Smith and Jones indicated that this decision was made in order to prioritize the needs of members over the full student body and to “re-route” the funding that would typically be spent on beverages for the entire student body, instead spending it on members-only or other, more exclusive events.
“I know a lot of my friends who are sophomores are very hesitant about going to Charter, because for one, like, every Friday, they have Charter Fridays, and I think the conception is that most of the people who go are freshmen,” prospective Charter member Debby Park ’22 said. “So I think this will definitely make the pool of people going there wider and just [create] more options in general for people to … go and have fun.”
The proposal also includes plans to increase the average financial aid grant for members to $1250, expand on the number of vegan and vegetarian options available at meals, and introduce a “monthly cultural night” in the dining hall.
It also lays out plans for minor renovations to the club interior and exterior, including the building of temporary DJ stage for nights out, the installation of an outdoor fire pit, and a “Charter neon sign that acts as an iconic photo spot.”
“Their backyard is like so, so beautiful,” Jones said. “There’s so much land, a beautiful patio, and we think that that would be a really nice place where people could hang out, especially when it’s really warm in the fall and spring — really make use of it.”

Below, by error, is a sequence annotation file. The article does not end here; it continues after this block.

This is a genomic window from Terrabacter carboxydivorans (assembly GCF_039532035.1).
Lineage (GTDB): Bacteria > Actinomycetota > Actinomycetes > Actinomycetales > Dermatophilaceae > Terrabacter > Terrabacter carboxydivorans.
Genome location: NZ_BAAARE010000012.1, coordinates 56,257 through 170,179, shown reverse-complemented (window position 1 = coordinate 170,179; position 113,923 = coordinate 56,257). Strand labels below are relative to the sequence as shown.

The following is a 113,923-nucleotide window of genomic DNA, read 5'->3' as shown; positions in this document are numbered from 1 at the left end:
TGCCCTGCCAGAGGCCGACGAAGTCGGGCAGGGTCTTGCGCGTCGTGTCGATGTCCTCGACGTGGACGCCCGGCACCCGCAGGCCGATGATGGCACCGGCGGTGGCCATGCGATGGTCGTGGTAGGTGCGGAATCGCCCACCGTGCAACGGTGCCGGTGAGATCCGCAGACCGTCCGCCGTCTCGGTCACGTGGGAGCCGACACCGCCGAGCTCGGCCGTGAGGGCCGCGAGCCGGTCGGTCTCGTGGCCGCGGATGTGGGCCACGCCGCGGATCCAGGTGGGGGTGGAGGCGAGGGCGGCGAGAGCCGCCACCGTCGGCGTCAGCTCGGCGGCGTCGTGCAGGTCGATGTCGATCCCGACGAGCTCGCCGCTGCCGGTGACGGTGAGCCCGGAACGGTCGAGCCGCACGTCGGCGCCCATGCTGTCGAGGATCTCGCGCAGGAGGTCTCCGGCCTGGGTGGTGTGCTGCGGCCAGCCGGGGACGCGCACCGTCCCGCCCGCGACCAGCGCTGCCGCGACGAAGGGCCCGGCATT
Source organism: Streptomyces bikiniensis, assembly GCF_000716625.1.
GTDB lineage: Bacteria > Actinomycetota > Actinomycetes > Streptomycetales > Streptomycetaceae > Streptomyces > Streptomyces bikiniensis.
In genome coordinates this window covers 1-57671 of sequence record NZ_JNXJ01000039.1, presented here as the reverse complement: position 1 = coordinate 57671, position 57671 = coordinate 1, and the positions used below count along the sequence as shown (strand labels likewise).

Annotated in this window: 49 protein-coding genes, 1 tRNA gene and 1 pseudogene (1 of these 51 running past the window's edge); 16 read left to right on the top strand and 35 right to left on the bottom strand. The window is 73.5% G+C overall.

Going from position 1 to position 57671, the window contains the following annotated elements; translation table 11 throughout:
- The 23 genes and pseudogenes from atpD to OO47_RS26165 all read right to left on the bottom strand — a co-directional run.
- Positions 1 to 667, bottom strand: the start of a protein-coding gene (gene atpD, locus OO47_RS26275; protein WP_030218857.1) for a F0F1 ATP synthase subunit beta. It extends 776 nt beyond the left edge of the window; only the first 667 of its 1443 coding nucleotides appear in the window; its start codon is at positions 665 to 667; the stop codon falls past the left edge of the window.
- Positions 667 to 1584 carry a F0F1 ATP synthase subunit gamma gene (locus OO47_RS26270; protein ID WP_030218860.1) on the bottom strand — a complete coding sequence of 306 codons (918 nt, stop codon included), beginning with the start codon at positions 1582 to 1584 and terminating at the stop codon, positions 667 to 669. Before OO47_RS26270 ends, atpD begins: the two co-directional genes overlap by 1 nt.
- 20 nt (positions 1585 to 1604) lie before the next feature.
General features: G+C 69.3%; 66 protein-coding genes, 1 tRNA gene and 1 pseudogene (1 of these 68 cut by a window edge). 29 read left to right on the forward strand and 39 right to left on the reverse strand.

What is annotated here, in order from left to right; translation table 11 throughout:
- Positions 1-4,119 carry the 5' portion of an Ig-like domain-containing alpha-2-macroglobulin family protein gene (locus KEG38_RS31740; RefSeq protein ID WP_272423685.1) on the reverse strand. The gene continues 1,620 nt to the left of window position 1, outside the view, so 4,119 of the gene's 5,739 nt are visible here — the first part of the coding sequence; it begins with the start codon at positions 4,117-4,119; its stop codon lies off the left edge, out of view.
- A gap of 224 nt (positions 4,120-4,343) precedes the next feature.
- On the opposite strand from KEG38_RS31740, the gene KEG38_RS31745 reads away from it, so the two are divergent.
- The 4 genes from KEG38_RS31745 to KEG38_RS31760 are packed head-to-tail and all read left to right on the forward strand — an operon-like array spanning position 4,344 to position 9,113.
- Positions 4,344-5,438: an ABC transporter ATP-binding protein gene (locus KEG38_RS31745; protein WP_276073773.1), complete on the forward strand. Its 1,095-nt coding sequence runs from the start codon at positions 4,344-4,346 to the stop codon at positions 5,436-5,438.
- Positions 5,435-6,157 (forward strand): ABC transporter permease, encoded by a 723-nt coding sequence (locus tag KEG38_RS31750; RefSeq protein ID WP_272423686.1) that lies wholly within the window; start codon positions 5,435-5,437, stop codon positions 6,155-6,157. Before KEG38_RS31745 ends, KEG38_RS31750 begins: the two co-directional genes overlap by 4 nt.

Hamilton and current Charter president Jaren McKinnie ’21 stated that this proposal succeeded in part due to its broad and diverse display of undergraduate support.
“The group coming in is a really diverse group in terms of backgrounds, like race, class, the different clubs they’re involved with on campus,” McKinnie said.
The proposal lists 50 students “considering joining Charter” and 49 who have “committed.” Combined, the students hail from 23 states and 17 countries.
“I think what was so cool about this is that we’re starting something brand new and that like, there really aren’t specific qualities or there’s not a specific personality that Charter will have once everyone comes in, since we’re all so different,” Park said.
Hamilton indicated that he was unsure if all the changes outlined in the proposal would happen, and said he was “curious” to watch it unfold.
“It is a group of sophomores coming in, who haven’t been in an eating club before, so you have to think that the proposal was written from a slightly outside perspective,” Hamilton said. “But a fresh view can really add a lot, so I think it can be an overall positive thing. If they really settle into what they want the club in their community to look like, and create the environment that they’re going for, I think it can be super positive.”
It is unclear how the current members of Charter feel about the news.
According to Hamilton, Charter will have an all-club meeting on Sunday, Jan. 19, to “discuss everything,” but as both the old and new officer corps — “which actually makes up a pretty sizeable portion of the club at this point” — were involved in the process, the news is no surprise to most members.
“I realize this may come as a shock to you all, and I recognize your thoughts and opinions about Bicker,” outgoing Charter Vice President Brittany Grego ’20 wrote in the initial email sent out to club members, encouraging concerned members to reach out to club officers.
Interclub Council (ICC) president Meghan Slattery ’20, former president of the sign-in club Cloister Inn, said she is eager to see how the situation unfolds.
“It’s an unprecedented opportunity for a group of students to take a club to a whole new direction,” Slattery said. “That hasn’t been done before, so I’m personally very excited to see where it goes.”